Many photographers have been there: They’ll be surfing the Web when all of a sudden they find a picture they’ve taken posted on someone else’s site, without credit of any kind. Most of the time a quick email to the site’s host asking them to remove the image — or at least give credit where it’s due — does the trick.
But for Rohan Anderson, things took a turn for the weird when he spotted one of his pictures on the Facebook page of a band he had recently photographed on assignment. Someone from the band, the Florida-based alt-rock group Red Jumpsuit Apparatus, had posted without permission a cropped, filtered and uncredited photo Anderson had taken of their guitar player.
The Sydney-based photographer immediately emailed the band and messaged them on Facebook, telling them that the image was his and requesting they take it down. The band added a photo credit and left it at that. But what Anderson objected to was the crop (which took out his watermark) and the Instagram-style filter.
Things got a little testier after Anderson repeatedly tried to get them to take it down:
The Facebook exchange was followed by this (factually inaccurate) email from the band — which, ironically, itself has been the victim of music piracy:
You have no legal claim as the photo is credited and is not posted for a monetary gain and features our likeness and image not yours. Also you have just got your self banned from any festival or show we ever play again in that region for life! Congrats!
As it happens Anderson is a student at New South Wales University where one of his visiting lecturers is a copyright lawyer. He was easily able to confirm he was well within his rights.
Anderson, 22, tells Digiday that this is not the first time he’s had to ask a band to either credit his work or take the image down. It is, however, the first time a band flat out refused — and then began trolling him.
“The immediate response is usually, ‘I’m sorry, how can we resolve this?'” Anderson said. “Usually in the same afternoon, instead of a weeks. This was the first time I had to talk to a lawyer.”
Someone from the band tracked down the editor who assigned Anderson the shoot — a move that backfired when Red Jumpsuit Apparatus found itself banned from any future coverage in the publication by that editor. (Anderson declined to name the outlet he was working for.)
For its part, the band was ultimately pressured to take the photo down. It retaliated with the following tweet:
This move did not go over well, and the tweet has since been deleted.
The story does have a somewhat happy ending. Anderson — who has photographed acts such as Amanda Palmer and Tegan and Sara — said he’s received more than 700 emails in support. Ronnie Winter, the lead singer of the band, contacted Anderson directly this week, claiming that he had no knowledge that any of this had been going on. Apparently, one of his bandmates had gone rogue. Winter agreed to pay Anderson a standard fee for having posted his work without permission.
Digiday reached out to Red Jumpsuit Apparatus, which replied, “We would like to share our side of the story. Of all the media outlets who covered this story you are the first to seek the Truth.” But the band did not respond to subsequent requests for comment.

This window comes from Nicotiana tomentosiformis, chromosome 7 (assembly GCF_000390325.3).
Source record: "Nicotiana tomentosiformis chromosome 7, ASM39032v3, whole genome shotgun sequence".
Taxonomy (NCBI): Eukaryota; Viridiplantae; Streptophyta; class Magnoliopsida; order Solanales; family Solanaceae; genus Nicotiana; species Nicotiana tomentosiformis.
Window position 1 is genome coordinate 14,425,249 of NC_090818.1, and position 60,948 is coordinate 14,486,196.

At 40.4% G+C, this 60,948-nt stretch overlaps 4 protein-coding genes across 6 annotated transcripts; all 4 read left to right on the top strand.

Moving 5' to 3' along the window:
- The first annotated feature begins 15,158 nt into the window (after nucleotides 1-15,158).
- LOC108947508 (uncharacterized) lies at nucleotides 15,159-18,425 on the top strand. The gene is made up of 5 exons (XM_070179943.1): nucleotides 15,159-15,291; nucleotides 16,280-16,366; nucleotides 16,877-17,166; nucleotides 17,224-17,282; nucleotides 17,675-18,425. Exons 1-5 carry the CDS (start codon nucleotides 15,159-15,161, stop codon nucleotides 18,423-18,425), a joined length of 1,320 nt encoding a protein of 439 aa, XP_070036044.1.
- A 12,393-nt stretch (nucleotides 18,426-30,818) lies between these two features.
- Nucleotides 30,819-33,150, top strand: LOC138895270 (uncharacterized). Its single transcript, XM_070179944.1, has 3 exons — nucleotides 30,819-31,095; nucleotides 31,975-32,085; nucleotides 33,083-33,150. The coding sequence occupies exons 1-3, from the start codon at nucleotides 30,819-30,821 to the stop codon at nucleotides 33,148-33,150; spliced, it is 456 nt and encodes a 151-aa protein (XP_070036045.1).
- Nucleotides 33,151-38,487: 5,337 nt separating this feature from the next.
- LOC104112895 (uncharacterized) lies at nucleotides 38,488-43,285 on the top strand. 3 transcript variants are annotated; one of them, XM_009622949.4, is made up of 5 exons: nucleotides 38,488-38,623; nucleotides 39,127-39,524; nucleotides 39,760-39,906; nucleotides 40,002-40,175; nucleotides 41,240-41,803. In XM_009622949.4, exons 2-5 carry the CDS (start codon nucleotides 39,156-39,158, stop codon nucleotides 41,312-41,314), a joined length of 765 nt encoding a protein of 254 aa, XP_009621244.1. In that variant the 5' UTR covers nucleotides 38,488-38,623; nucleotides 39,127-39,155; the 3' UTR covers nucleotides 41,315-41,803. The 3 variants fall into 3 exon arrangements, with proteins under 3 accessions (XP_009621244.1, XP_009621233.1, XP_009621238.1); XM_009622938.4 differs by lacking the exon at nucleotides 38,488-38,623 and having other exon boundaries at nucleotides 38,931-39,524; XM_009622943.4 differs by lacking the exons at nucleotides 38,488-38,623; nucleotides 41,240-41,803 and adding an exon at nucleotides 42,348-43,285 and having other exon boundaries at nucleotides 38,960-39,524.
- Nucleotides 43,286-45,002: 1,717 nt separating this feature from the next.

They did, however, pledge to post its music for free on July 4, a move that struck Anderson as somewhat disingenuous. But at least for now he’s achieved folk hero status among shutterbugs everywhere.
“Photographers from all around the world have contacted me saying, ‘Thank you for fighting this,'” he said. “They said, ‘This has happened to me, but I didn’t have the guts to fight it.'”
Media Briefing: The case for and against monthly and annual subscriptions in the battle for retention
There are no one-size-fits-all solutions for improving retention in a subscriptions business. While annual subscribers might stick around longer for some, other publishers will have better luck with monthly plans.
Digiday+ Research: The economy will hit the media and marketing industries this year, but differently
The economy will plague both the media and marketing industries in 2023, but the hit will be uneven between publishers and agencies.
Podcast ad buyers have yet to see a slowdown
Ad buyers have yet to see clients cut their podcast budgets – though the time of podcasts as the shiny new medium may be coming to an end.
SponsoredWhy Best Buy Ads sees retail media as integral to its customer-centric purpose
Sponsored by Best Buy Ads Retail media networks have become critical for marketers, with retailers investing in ways that enable advertisers to engage consumers across online and offline channels. Given the wealth of retailers’ first-party customer data and measurement capabilities, retail media networks have become a natural fit for augmenting performance marketing programs. Alongside the […]
The programmatic open marketplace is faltering, but publishers see a bright spot in private programmatic deals
Publishers are coming to terms with their open programmatic marketplace RPMs being 20-55% lower than they were this time last year, but the hope is that programmatic guaranteed deals will make up the deficit.
Marketers weigh the cons of working with Google Ad Manager amid Justice Department’s new lawsuit
When is it time to back away?